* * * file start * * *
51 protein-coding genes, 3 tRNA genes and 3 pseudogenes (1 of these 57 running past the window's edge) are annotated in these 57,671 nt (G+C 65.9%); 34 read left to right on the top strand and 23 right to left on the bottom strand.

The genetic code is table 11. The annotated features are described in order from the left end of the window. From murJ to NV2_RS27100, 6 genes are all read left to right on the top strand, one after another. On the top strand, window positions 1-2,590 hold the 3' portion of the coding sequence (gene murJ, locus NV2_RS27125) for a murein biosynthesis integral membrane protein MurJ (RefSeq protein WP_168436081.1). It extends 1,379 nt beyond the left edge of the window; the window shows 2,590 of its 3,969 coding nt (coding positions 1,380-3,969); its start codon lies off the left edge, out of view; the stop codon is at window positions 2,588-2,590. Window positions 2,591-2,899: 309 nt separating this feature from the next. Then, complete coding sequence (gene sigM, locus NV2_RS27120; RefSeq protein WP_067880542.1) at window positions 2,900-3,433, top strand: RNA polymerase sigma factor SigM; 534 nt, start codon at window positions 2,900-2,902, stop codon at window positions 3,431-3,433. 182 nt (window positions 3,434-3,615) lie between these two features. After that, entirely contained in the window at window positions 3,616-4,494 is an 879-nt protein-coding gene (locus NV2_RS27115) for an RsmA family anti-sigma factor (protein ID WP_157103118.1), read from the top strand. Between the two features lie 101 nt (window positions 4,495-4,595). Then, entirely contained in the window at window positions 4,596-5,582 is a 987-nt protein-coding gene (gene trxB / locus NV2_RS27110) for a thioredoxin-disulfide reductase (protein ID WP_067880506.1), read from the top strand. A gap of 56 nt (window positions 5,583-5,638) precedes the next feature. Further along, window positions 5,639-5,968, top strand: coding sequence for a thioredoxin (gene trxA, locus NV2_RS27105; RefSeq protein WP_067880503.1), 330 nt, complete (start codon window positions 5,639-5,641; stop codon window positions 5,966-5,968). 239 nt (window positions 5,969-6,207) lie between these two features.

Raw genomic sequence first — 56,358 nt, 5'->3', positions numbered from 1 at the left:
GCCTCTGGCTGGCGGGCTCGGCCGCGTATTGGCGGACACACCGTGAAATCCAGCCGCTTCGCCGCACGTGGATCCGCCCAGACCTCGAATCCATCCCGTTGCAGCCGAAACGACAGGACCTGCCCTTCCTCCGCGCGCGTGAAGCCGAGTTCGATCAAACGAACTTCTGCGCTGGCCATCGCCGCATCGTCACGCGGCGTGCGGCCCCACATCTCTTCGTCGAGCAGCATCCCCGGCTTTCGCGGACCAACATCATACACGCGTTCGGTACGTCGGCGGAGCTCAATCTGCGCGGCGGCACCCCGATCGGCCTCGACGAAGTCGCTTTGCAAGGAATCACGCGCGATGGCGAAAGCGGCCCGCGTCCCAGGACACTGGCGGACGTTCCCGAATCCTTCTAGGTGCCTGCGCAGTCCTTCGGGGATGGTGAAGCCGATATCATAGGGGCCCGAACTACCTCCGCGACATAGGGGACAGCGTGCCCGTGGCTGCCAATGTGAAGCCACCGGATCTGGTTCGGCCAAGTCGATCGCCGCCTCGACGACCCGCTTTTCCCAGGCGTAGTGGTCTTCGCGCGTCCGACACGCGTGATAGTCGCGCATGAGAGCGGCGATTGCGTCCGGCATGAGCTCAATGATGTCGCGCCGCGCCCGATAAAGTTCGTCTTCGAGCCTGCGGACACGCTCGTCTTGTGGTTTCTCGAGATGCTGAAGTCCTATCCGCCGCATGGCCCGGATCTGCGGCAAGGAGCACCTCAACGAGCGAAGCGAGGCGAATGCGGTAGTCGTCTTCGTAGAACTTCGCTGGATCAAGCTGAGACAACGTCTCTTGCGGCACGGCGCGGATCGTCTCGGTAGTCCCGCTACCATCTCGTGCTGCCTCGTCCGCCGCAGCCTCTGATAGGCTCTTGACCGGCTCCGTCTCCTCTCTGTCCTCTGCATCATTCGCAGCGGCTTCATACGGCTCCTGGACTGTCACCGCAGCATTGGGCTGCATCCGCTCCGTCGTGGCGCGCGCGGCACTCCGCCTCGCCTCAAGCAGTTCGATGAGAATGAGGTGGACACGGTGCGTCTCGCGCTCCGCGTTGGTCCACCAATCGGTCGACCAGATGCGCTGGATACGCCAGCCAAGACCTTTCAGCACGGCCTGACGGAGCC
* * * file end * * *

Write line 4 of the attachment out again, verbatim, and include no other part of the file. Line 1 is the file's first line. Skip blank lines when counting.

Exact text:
GCCTCTGGCTGGCGGGCTCGGCCGCGTATTGGCGGACACACCGTGAAATCCAGCCGCTTCGCCGCACGTGGATCCGCCCAGACCTCGAATCCATCCCGTTGCAGCCGAAACGACAGGACCTGCCCTTCCTCCGCGCGCGTGAAGCCGAGTTCGATCAAACGAACTTCTGCGCTGGCCATCGCCGCATCGTCACGCGGCGTGCGGCCCCACATCTCTTCGTCGAGCAGCATCCCCGGCTTTCGCGGACCAACATCATACACGCGTTCGGTACGTCGGCGGAGCTCAATCTGCGCGGCGGCACCCCGATCGGCCTCGACGAAGTCGCTTTGCAAGGAATCACGCGCGATGGCGAAAGCGGCCCGCGTCCCAGGACACTGGCGGACGTTCCCGAATCCTTCTAGGTGCCTGCGCAGTCCTTCGGGGATGGTGAAGCCGATATCATAGGGGCCCGAACTACCTCCGCGACATAGGGGACAGCGTGCCCGTGGCTGCCAATGTGAAGCCACCGGATCTGGTTCGGCCAAGTCGATCGCCGCCTCGACGACCCGCTTTTCCCAGGCGTAGTGGTCTTCGCGCGTCCGACACGCGTGATAGTCGCGCATGAGAGCGGCGATTGCGTCCGGCATGAGCTCAATGATGTCGCGCCGCGCCCGATAAAGTTCGTCTTCGAGCCTGCGGACACGCTCGTCTTGTGGTTTCTCGAGATGCTGAAGTCCTATCCGCCGCATGGCCCGGATCTGCGGCAAGGAGCACCTCAACGAGCGAAGCGAGGCGAATGCGGTAGTCGTCTTCGTAGAACTTCGCTGGATCAAGCTGAGACAACGTCTCTTGCGGCACGGCGCGGATCGTCTCGGTAGTCCCGCTACCATCTCGTGCTGCCTCGTCCGCCGCAGCCTCTGATAGGCTCTTGACCGGCTCCGTCTCCTCTCTGTCCTCTGCATCATTCGCAGCGGCTTCATACGGCTCCTGGACTGTCACCGCAGCATTGGGCTGCATCCGCTCCGTCGTGGCGCGCGCGGCACTCCGCCTCGCCTCAAGCAGTTCGATGAGAATGAGGTGGACACGGTGCGTCTCGCGCTCCGCGTTGGTCCACCAATCGGTCGACCAGATGCGCTGGATACGCCAGCCAAGACCTTTCAGCACGGCCTGACGGAGCC